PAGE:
ST. LOUIS (AP) — A former Missouri Republican congressman whose "legitimate rape" comments during the 2012 U.S. Senate campaign were roundly criticized now says he was wrong to apologize.
Todd Akin writes in a new political memoir that his remarks on whether abortion should be legal in cases of rape were taken out of context and led to his "political assassination" and betrayal by GOP allies. The 67-year-old Akin, who spent 12 years in Congress and another dozen as a state lawmaker, lost to Democrat Claire McCaskill.
"Firing Back: Taking on the Party Bosses and Media Elite to Protect Our Faith and Freedom" will be released next week, but The Associated Press obtained an advance copy Thursday from the publisher, WND Books, an arm of the conservative website WorldNetDaily.
During an interview with a local TV reporter, Akin asserted that rape victims are less likely to get pregnant because "the female body has ways to try to shut that whole thing down."
The 209-page book includes a foreword by former Arkansas Gov. Mike Huckabee, who, like Akin, criticizes Republican leaders for abandoning the candidate soon after his remarks garnered national attention and almost immediately dominated the campaign. Some blamed Akin — who resisted calls to drop out of the race— for costing Republicans a chance to gain a majority in the Senate.
Akin writes he believes stress can affect a woman's ability to conceive, expanding on his earlier thoughts on the subject.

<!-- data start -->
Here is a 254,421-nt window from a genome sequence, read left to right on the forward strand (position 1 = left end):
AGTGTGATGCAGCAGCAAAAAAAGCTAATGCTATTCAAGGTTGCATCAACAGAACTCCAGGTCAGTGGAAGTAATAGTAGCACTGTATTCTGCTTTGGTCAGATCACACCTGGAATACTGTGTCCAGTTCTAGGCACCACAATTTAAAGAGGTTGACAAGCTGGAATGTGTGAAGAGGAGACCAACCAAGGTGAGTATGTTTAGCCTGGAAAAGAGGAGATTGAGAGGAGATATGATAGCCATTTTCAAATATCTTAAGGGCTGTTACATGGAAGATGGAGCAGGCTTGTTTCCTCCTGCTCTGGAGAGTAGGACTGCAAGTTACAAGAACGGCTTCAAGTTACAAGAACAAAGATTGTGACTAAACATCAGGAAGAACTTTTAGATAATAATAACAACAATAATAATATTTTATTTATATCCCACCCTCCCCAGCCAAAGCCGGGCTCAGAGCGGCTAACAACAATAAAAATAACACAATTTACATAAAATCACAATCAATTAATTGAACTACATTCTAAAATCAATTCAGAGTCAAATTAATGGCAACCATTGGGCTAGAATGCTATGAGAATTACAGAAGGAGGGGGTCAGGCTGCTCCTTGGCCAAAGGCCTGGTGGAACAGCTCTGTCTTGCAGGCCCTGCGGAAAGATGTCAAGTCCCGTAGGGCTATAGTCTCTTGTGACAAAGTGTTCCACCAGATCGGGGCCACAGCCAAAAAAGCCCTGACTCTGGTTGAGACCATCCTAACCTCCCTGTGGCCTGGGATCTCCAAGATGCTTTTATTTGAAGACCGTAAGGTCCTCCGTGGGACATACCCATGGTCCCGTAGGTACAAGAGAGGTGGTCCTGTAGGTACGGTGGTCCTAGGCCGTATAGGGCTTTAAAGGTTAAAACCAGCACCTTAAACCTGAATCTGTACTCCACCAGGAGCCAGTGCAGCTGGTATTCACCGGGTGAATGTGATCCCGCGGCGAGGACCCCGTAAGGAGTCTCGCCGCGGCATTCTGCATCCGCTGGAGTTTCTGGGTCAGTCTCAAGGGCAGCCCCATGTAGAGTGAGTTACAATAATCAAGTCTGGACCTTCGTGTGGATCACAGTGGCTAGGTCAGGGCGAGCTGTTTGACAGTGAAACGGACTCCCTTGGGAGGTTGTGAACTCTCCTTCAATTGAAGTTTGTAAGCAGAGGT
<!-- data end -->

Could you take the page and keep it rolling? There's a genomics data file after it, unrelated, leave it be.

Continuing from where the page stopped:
"My comment about a woman's body shutting the pregnancy down was directed to the impact of stress on fertilization," he writes. "This is something fertility doctors debate and discuss. Doubt me? Google 'stress and infertility,' and you will find a library of research on the subject."
"The research is not conclusive, but there is considerable evidence that stress makes conception more difficult," he adds. "And what could be more stressful than a rape?"
Akin also says he only agreed to film a campaign ad in which he apologized for those comments because he was under pressure from his political advisers and campaign staff. He now regrets that apology and says he should have listened to his wife Lulli, the only person who objected.
"By asking the public at large for forgiveness, I was validating the willful misrepresentation of what I had said," he writes in a chapter entitled "Damage Control."
A publicist said Akin plans to launch a national book tour Monday in either Washington or New York, followed by appearances in his home state, but was not available to discuss the book sooner. He has been out of politics and public life since the Senate loss.
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